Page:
Herb Cain

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For the former San Francisco Chronicle columnist, see Herb Caen. For the U.S. presidential candidate, see Herman Cain.
Herb Cain
Born (1912-12-24)December 24, 1912
Newmarket, ON, CAN
Died February 23, 1982(1982-02-23) (aged 69)
Newmarket, ON, CAN
Height 5 ft 11 in (180 cm)
Weight 165 lb (75 kg; 11 st 11 lb)
Position Left Wing
Shot Left
Played for Montreal Maroons
Montreal Canadiens
Boston Bruins
Playing career 1933–1950

Herbert James Cain (December 24, 1912 in Newmarket, Ontario - February 23, 1982 in Newmarket, Ontario) was a Canadian professional ice hockey left winger who played 13 seasons in the National Hockey League for the Montreal Maroons, Montreal Canadiens, and Boston Bruins.

Early life[edit]

Herbert Cain was born in Newmarket, Ontario to John (Jack) and Elizabeth "Eliza" Cain (née Currier). He played junior hockey for the Newmarket Redmen and the Hamilton Tigers of the OHA.

Playing career[edit]

Cain's NHL career started when he joined the Montreal Maroons of the NHL in the 1933–34 season. He split that season between the Maroons and the Hamilton Tigers of the OHA. In 1934–35 Cain briefly played for the Windsor Bulldogs of the IHL. With the exception of a one game stint with the Hershey Bears in 1940–41, he would remain in the NHL for the next 11 seasons.

As a member of the Montreal Maroons, Cain played on a line with Gus Marker and Bob Gracie. They were dubbed the "Green Line" and their combined offensive prowess led Montreal to their second Stanley Cup Championship in 1934–35. Cain was dealt to the Montreal Canadiens in the fall of 1938. After one season in Montreal, he was traded to the Boston Bruins for Charlie Sands and Ray Getliffe.

Cain had his most productive years years in Boston. Playing on a line with future Hall of Fame inductee Bill Cowley, he helped the Bruins win the Stanley Cup in 1940–41. Cain went on to win the NHL scoring title in 1943–44 with 82 points. His total set a record for points in a season which stood until Gordie Howe scored 86 in 1950–51. Despite criticism that the war-depleted league had led to a freak season - his mark was more than double his previous season high - Cain was selected as a Second Team All-Star at left wing and was runner up to Clint Smith of the Chicago Black Hawks for the Lady Byng Trophy.

The following season, he scored 32 goals for Boston, but fell well short of his previous point mark, and in the season thereafter (in which players serving in the military returned to the NHL) his totals plummeted further. In 1946–47 Cain was sent to the Hershey Bears of the American Hockey League and he went on to help the Bears win the first Calder Cup, the first in franchise history. Cain ended his professional career in 1949–50 as a member of the Hershey Bears.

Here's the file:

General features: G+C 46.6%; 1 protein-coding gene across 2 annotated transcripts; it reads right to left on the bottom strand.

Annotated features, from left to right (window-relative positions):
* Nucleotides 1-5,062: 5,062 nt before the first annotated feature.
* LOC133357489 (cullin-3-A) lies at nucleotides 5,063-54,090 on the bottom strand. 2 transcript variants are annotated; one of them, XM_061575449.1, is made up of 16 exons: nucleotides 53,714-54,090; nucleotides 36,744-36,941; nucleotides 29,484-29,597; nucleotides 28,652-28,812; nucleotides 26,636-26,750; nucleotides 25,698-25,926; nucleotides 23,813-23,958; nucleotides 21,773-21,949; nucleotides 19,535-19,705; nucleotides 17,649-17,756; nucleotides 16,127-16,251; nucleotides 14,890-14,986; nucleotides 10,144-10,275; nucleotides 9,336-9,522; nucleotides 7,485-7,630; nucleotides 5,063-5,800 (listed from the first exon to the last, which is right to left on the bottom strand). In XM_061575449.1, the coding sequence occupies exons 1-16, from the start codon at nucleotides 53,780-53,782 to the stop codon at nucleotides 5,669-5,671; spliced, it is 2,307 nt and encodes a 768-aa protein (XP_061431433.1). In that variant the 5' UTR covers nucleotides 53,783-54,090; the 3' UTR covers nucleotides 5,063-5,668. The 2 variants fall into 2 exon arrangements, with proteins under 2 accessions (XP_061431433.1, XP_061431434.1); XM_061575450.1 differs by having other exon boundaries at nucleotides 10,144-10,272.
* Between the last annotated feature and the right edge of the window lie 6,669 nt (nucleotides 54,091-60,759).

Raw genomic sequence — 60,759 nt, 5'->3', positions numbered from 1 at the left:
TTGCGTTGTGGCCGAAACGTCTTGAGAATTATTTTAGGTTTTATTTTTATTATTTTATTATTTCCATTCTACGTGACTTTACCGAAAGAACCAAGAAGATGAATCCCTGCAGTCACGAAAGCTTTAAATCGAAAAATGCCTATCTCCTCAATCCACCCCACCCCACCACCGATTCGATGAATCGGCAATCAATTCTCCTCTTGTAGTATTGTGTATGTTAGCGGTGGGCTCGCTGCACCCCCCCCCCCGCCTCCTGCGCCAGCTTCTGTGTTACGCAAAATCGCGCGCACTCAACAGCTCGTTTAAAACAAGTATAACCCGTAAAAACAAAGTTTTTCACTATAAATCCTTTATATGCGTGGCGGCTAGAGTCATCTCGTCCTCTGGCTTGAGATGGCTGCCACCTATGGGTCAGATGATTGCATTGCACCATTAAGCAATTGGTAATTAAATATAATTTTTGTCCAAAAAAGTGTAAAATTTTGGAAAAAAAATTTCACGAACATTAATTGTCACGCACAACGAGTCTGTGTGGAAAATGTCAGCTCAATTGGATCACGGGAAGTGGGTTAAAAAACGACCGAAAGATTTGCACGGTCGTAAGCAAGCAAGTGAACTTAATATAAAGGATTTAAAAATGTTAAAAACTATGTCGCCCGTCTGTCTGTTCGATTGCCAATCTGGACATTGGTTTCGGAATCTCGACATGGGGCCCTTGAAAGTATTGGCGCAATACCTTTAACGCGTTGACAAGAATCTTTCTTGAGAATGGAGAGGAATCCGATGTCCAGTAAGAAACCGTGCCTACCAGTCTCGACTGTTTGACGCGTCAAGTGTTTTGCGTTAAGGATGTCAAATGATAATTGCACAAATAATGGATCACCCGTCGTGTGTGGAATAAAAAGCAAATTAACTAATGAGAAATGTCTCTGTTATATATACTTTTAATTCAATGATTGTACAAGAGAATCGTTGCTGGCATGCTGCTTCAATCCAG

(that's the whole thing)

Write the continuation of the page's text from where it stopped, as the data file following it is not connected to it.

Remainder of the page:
Cain remains the only eligible former NHL scoring champion not inducted into the Hockey Hall of Fame. He was the last active player in the NHL to have ever played for the Montreal Maroons.

In total, Cain played 571 NHL regular season games.

Cain's older brother Jack Cain played professional hockey in the AHL for the New Haven Eagles and the Hershey Bears. His cousin Jim "Dutch" Cain also played in the NHL.

Awards & achievements[edit]

Records[edit]

1943–44 - Set NHL record for most points in a season with 82

Career statistics[edit]

    Regular season   Playoffs
Season Team League GP G A Pts PIM GP G A Pts PIM
1932–33 Hamilton Tigers OHASr 0 14 5 19 0
1933–34 Montreal Maroons NHL 31 4 5 9 14 4 0 0 0 0
1933–34 Hamilton Tigers OHASr
1934–35 Montreal Maroons NHL 44 20 7 27 13 7 1 0 1 2
1935–36 Montreal Maroons NHL 47 5 13 18 16 3 0 1 1 0
1936–37 Montreal Maroons NHL 43 13 17 30 18 5 1 1 2 0
1937–38 Montreal Maroons NHL 47 11 19 30 10
1938–39 Montreal Canadiens NHL 45 13 14 27 26 3 0 0 0 2
1939–40 Boston Bruins NHL 48 21 10 31 30 6 1 3 4 2
1940–41 Hershey Bears AHL 1 1 0 1 0
1940–41 Boston Bruins NHL 40 8 10 18 6 11 3 2 5 5
1941–42 Boston Bruins NHL 35 8 10 18 2 5 1 0 1 0
1942–43 Boston Bruins NHL 45 18 18 36 19 7 4 2 6 0
1943–44 Boston Bruins NHL 48 36 46 82 4
1944–45 Boston Bruins NHL 50 32 13 45 16 7 5 2 7 0
1945–46 Boston Bruins NHL 48 17 12 29 4 9 0 2 2 2
1946–47 Hershey Bears AHL 59 36 30 66 19
1947–48 Hershey Bears AHL 49 19 19 38 25
1948–49 Hershey Bears AHL 49 25 35 60 10 11 4 6 10 6
1949–50 Hershey Bears AHL 41 12 14 26 8
NHL Totals 571 206 194 400 178 67 16 13 29 13

External links[edit]

See also[edit]

Preceded by
Doug Bentley
NHL Scoring Champion
1944
Succeeded by
Elmer Lach